CURRENT STATUS AND CONSERVATION NEEDS OF DUGONGS IN SOUTHERN JAPAN

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Abstract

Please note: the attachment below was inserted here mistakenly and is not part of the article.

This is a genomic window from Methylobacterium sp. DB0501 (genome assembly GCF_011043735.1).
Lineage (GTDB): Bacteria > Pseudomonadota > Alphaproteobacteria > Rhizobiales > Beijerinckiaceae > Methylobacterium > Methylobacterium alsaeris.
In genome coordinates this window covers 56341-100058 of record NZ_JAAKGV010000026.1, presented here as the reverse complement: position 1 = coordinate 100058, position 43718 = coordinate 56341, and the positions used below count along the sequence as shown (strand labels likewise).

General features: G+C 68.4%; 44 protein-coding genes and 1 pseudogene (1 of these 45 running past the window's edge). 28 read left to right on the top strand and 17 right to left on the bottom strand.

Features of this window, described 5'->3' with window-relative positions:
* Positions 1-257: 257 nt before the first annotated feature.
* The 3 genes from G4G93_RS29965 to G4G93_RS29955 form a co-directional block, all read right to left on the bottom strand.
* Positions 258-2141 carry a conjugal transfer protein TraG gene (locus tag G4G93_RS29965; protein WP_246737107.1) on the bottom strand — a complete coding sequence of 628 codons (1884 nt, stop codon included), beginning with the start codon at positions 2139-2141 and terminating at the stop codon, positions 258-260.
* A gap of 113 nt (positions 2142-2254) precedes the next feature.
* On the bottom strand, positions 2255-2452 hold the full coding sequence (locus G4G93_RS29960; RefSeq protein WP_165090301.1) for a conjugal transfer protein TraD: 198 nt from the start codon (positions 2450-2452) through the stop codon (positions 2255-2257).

We conducted aerial surveys of dugongs (Dugong dugon) using the line-transect method and snorkeling surveys of dugong feeding trails in 1998 and 1999 around Okinawa Island (26°30′N, 128°00′E) and the Sakishima Islands, southern Japan. A total of ten dugongs were sighted and feeding trails were confirmed in the sea grass beds off the east coast of Okinawa Island. In the Sakishima Islands, however, no dugongs were observed, and there was no evidence of feeding trails despite the existence of apparently suitable sea grass beds for feeding. The results of these surveys and other available information suggest that Okinawan dugongs represent a small, geographically isolated population. Our sightings of dugongs during the daytime, offshore of sea grass beds where feeding trails were recorded, suggest that Okinawan dugongs principally feed at night when human activities are limited. Survival of this remnant dugong population is threatened by habitat degradation and occasional entanglement mortality in fishing nets.

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